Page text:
Then, suddenly, Paul VI said to Journet, "You two, prepare for me an outline of what you think should be done."
Back in Switzerland, Journet told Maritain about the pope’s request. And at the beginning of the new year, while he was in Paris, Maritain drafted a profession of faith. He finished it on January 11, 1968, and on the 20th he sent it to Journet. The following day, he sent it on to Paul VI.
It emerges from the correspondence between the theologian and the philosopher that Maritain intended his text to be simply a guide, to assist Journet. But Journet decided to send the text to the pope without adding anything. In his view, it already answered all of the doubts raised by the Dutch Catechism and by famous theologians on dogmas like original sin, the Mass as sacrifice, the real presence of Christ in the Eucharist, creation from nothing, the primacy of Peter, the virginity of Mary, the Immaculate Conception, the Assumption.
On April 6, a letter arrived from Rome from the Dominican theologian Benoît Duroux, an adviser for the congregation for the doctrine of the faith. It praised Maritain’s text and supplied a few comments, which Journet interpreted as having come from Paul VI, who had sent the cardinal a brief message of thanks.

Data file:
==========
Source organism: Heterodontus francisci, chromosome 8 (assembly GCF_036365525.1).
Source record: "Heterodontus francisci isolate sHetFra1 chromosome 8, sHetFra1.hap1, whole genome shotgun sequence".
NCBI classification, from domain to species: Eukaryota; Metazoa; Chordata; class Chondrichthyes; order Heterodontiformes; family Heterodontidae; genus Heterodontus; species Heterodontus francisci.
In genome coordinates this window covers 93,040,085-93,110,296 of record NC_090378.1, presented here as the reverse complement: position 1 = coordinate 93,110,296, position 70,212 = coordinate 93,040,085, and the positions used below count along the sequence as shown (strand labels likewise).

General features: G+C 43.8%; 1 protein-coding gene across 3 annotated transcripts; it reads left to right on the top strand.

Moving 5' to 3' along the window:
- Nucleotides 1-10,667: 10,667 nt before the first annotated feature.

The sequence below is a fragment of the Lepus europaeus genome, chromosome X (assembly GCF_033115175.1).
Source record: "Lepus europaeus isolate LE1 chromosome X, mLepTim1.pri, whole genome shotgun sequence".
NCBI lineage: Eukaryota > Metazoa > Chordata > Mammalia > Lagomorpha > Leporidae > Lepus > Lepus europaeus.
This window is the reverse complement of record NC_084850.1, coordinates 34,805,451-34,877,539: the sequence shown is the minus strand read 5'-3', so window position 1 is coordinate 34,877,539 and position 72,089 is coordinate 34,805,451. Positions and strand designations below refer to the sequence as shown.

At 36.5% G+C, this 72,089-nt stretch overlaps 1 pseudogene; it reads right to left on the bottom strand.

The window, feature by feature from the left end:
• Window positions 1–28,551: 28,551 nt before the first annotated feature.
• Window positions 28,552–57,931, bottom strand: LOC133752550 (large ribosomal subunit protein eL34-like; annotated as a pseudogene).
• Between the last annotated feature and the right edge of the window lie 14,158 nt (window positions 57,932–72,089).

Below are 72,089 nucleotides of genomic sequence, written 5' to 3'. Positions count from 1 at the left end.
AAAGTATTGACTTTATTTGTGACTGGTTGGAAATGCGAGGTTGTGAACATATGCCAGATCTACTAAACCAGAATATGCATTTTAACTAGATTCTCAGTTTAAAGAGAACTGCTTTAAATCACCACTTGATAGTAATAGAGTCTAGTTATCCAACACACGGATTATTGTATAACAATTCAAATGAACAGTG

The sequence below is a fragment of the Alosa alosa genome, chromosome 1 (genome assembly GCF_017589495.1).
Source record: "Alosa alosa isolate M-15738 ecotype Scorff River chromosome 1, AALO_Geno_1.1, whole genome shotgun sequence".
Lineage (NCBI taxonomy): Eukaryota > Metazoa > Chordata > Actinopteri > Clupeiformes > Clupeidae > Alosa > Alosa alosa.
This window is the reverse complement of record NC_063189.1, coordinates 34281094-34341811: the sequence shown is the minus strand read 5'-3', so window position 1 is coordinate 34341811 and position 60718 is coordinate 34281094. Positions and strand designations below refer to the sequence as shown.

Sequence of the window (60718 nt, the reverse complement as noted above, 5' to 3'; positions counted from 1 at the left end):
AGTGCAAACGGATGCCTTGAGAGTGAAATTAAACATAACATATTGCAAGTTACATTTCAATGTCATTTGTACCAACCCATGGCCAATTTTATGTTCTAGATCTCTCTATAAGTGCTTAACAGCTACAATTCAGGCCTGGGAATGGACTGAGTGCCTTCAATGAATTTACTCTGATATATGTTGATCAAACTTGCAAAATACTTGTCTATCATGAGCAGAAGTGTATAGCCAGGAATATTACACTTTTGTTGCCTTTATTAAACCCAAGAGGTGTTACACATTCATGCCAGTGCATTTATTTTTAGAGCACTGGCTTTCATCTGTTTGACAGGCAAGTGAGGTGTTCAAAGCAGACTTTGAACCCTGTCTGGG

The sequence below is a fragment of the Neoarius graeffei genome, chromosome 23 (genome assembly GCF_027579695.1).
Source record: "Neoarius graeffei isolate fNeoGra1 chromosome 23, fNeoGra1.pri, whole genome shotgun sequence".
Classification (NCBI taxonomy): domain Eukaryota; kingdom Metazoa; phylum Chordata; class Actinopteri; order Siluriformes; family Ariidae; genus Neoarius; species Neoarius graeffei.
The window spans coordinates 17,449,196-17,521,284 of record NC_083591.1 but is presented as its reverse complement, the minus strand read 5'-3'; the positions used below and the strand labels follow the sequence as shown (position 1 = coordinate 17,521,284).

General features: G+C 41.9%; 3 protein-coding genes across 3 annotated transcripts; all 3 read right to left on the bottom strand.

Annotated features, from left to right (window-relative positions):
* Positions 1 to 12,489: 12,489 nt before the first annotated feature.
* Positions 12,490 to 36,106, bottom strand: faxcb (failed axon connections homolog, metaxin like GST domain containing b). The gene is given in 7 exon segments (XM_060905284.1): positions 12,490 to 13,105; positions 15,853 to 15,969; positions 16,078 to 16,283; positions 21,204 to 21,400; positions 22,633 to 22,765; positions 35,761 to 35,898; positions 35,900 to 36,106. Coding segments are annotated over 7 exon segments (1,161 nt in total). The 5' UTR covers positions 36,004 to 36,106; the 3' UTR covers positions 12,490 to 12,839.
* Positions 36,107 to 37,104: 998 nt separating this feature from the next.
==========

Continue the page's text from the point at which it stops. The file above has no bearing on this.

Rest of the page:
Then nothing. On June 30, 1968, Paul VI solemnly proclaimed the Credo of the People of God in Saint Peter’s Square. Maritain found out about this only on July 2, when he read about it in the paper. From the citations, he surmised that the Credo that the pope had presented closely matched the one he had written.
And he was right. The few variations include one regarding the Jews and Muslims.
In one passage, Maritain had explicitly cited the common witness that the Israelites and Muslims give to the one God, together with Christians. But in his Credo, Paul VI gives thanks to the divine goodness for the "many believers" who share faith in the one God with Christians, without specifically mentioning Judaism and Islam.
During the 1950’s, Maritain came close to being condemned by the Holy Office for his philosophical thought, suspected of "extreme naturalism." One reason why the condemnation was not issued was that he was defended by Giovanni Battista Montini, the future Paul VI, who at the time was substitute secretary of state and had a longstanding friendship with the French thinker.